The Things You Should Know About Hanoi
Vietnam’s capital city Hanoi is usually the first stop for most people travelling the country, with millions flocking here ever year to tick off its remarkable sights, incredible cuisine and hodge-podge history. But how much do you know about this colourful capital city? From the bloke that built the Eiffel Tower to the embalmed body of Vietnam’s most beloved revolutionary leader, we’ve cherry-picked a few interesting facts about Hanoi that we think you might not have heard before.
If you are planning a trip to Hanoi, Here are 7 interesting facts about Hanoi
1. The houses are narrow for an interesting reason
You’ve probably noticed how remarkably narrow many of Hanoi’s houses are but have you ever wondered why? It’s all to do with tax. Property tax was once calculated based on a building’s width. So, the wider the house, the higher the taxes. To avoid this French tax regulation, the population began building narrow houses. While the tax law no longer applies, the tradition is still going due to limited space.
Where is the Train in Hanoi on secret street
2. Hanoi means City of Lakes
Literally translated, Hanoi means “City of Lakes”. Built on the banks of the Red River, dozens of rivers still flow around the city and form lakes such as Hoan Kiem Lake, Ho Thien Quang Lake, Truk Bach Lake, Bay Mau Lake and Tu Le Lake.
Editorial credit: Seree Tansrisawat / Shutterstock.com
3. Hanoi is home to the largest mosaic in the world
Commissioned in 20017, the 2.5 mile (4 km) Hanoi Ceramic Mural is the largest mural in the world. Constructed on the wall of the dam system, journalist Nguyen Thu Thuy proposed the idea to transform the unsightly wall into something worth looking at.
4. Long Bien Bridge has something in common with the Eiffel Tower…
… and the Statue of Liberty.
Long Bien Bridge, which connects Long Bien and Hoan Kiem district in Hanoi, was created by a French architect named Alexandre Gustave Eiffel in 1902. Does the name sound familiar? It’s the very same man who designed the Eiffel Tower and the Statue of Liberty.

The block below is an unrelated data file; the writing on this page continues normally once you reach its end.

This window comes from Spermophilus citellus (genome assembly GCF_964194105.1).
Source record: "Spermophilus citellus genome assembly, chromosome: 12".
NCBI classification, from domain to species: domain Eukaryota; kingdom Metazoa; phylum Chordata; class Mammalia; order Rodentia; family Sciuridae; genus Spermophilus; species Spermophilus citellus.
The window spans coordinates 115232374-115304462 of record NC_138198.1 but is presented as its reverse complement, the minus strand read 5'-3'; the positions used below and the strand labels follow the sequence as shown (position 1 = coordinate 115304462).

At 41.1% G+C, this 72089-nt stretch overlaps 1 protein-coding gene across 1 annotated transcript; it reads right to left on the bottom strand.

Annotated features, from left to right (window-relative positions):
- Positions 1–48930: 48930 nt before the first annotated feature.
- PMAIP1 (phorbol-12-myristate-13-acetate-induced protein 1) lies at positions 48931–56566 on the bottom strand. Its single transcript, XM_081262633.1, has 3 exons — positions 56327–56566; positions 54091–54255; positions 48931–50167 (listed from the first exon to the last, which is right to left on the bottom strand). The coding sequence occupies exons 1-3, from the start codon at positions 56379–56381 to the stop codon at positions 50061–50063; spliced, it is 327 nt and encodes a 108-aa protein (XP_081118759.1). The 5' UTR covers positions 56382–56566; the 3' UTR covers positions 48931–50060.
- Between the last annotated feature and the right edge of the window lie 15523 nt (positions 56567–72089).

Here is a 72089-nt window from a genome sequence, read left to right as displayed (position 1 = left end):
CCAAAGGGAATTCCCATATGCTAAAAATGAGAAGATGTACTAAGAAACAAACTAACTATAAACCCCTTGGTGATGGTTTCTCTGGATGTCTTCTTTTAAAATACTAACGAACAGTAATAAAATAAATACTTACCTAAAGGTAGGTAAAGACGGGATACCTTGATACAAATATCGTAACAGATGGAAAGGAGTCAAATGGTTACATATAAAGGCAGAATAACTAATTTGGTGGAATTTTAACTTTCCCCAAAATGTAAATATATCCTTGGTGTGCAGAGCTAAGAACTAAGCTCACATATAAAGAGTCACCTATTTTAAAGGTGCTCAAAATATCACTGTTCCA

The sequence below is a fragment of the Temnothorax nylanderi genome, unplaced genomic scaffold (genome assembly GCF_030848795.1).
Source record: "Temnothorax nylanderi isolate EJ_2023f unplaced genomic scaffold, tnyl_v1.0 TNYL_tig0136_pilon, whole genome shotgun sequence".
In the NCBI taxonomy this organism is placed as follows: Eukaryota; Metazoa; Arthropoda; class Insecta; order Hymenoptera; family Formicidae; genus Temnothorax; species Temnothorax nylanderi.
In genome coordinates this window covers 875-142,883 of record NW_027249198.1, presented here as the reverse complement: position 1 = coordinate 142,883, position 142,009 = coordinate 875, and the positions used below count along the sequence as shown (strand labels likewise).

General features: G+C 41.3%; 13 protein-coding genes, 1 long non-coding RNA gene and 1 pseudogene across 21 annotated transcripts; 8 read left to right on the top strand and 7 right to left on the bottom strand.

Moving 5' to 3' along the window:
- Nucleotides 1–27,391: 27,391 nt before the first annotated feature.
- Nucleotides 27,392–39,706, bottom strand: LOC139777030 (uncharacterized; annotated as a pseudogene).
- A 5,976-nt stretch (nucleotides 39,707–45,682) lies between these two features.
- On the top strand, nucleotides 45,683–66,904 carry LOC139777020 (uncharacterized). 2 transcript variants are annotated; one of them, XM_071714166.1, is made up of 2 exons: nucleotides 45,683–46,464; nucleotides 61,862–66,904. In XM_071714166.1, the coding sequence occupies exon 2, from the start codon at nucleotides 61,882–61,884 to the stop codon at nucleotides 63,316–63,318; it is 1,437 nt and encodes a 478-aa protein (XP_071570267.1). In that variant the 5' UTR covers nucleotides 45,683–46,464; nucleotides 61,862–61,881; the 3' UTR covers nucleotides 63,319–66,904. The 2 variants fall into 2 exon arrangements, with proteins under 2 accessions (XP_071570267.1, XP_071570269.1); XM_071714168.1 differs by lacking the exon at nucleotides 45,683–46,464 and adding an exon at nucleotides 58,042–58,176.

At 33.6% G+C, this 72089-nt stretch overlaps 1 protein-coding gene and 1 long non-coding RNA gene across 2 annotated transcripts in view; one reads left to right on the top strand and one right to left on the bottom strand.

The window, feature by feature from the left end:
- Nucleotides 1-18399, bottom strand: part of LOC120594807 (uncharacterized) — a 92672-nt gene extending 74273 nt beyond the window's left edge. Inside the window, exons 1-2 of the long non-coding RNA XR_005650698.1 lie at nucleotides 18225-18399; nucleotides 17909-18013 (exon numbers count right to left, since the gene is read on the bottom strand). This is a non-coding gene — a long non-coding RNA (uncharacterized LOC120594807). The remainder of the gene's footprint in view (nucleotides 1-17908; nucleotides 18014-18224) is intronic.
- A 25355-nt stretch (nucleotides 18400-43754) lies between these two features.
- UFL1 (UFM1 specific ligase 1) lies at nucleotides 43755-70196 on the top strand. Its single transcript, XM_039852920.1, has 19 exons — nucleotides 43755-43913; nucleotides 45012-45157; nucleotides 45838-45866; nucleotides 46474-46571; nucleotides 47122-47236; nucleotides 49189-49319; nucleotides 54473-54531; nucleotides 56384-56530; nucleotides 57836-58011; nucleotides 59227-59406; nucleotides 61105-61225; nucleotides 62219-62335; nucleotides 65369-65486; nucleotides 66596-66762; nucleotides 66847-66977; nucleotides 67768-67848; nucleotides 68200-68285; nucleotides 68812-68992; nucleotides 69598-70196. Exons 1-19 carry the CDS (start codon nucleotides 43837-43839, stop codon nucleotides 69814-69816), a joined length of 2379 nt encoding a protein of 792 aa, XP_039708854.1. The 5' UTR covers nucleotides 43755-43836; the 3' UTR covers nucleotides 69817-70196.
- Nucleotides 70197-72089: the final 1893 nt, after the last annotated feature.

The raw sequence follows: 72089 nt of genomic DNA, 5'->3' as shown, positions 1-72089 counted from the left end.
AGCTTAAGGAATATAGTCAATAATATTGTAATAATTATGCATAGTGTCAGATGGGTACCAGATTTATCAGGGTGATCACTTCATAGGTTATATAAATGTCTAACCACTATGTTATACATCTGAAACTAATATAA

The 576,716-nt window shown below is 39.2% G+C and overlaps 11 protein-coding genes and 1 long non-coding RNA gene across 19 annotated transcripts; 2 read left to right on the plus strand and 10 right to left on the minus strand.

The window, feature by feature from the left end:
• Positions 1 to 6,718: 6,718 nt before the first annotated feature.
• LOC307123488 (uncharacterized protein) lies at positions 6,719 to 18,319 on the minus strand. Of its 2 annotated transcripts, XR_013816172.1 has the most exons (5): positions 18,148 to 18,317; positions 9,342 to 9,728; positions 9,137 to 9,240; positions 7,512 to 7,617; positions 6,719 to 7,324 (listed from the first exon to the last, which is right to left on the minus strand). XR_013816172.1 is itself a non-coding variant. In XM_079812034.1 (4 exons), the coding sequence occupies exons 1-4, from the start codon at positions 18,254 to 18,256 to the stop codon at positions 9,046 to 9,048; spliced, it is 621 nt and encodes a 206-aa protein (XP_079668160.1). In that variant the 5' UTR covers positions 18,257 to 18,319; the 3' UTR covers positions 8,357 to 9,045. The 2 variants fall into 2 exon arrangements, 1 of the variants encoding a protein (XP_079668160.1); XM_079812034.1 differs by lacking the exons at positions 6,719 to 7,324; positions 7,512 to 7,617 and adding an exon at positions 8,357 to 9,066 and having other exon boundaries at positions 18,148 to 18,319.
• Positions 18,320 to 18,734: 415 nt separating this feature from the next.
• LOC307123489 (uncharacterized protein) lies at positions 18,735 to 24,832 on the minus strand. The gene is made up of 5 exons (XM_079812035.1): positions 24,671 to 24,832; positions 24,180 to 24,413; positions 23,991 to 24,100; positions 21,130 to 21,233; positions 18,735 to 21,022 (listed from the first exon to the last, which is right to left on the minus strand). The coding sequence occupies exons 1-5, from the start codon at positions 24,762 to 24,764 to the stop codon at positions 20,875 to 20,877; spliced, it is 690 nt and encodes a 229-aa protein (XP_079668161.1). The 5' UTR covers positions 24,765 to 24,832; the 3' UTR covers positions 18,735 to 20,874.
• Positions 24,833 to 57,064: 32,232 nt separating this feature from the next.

Today, the bridge is a symbol of resilience and hope after several bombings during the American War. Pedestrians, trains and mopeds all use the mile-long (1.68 km) bridge, which is one of the longest bridges in Asia. The surrounding area is one of the poorest neighbourhoods in the city, and many homeless people sleep under the bridge too.
5. There are over 5 million motorbikes in Hanoi
Hanoi really is a city of motorbikes. There are an estimated five million of them racing across the city’s streets today and over 70% of the population uses one to get around the city.
In an attempt to reduce pollution and traffic, in 2017 the government announced that all “powered two-wheelers” – mopeds, scooters and motorbikes – would be banned in the city by 2030. Most locals are dubious about whether this can actually happen though.
6. Hoan Kiem Lake is named after an important legend
Hoan Kiem Lake – or Lake of the Restored Sword – is so-called because of an important legend. The story tells that in the mid-15th century, a fisherman caught a sword in his fishing net. He gave this to Le Loi, the leader of the Lam Song Rebellion against the Chinese, who successfully drove out the invaders. He became Emperor Ly Thai To.
After the war, a giant golden turtle grabbed the sword and disappeared into the depths of this very lake. Legend tells that he was restoring the sword to its divine owners, hence the name Lake of the Restored Sword.
7. It’s home to the Ho Chi Minh Mausoleum
Known as ‘Uncle Ho’, Ho Chi Minh was a beloved Vietnamese revolutionary. He served as the Prime Minister of Democratic Vietnam from 1945–1955 and President from 1945 until his death in 1969. When he died, authorities designed a mausoleum to commemorate him, inspired by Lenin’s Mausoleum in Moscow. This now sits in the Ho Chi Minh mausoleum complex, in Hanoi. The embalmed body of Ho Chi Minh is preserved in the cooler, in the central hall of the mausoleum. A military honour guard protects the body but it is open to the public.
However, Ho Chi Minh actually wanted to be cremated and dreamed of having his ashes scattered across the three regions of Vietnam.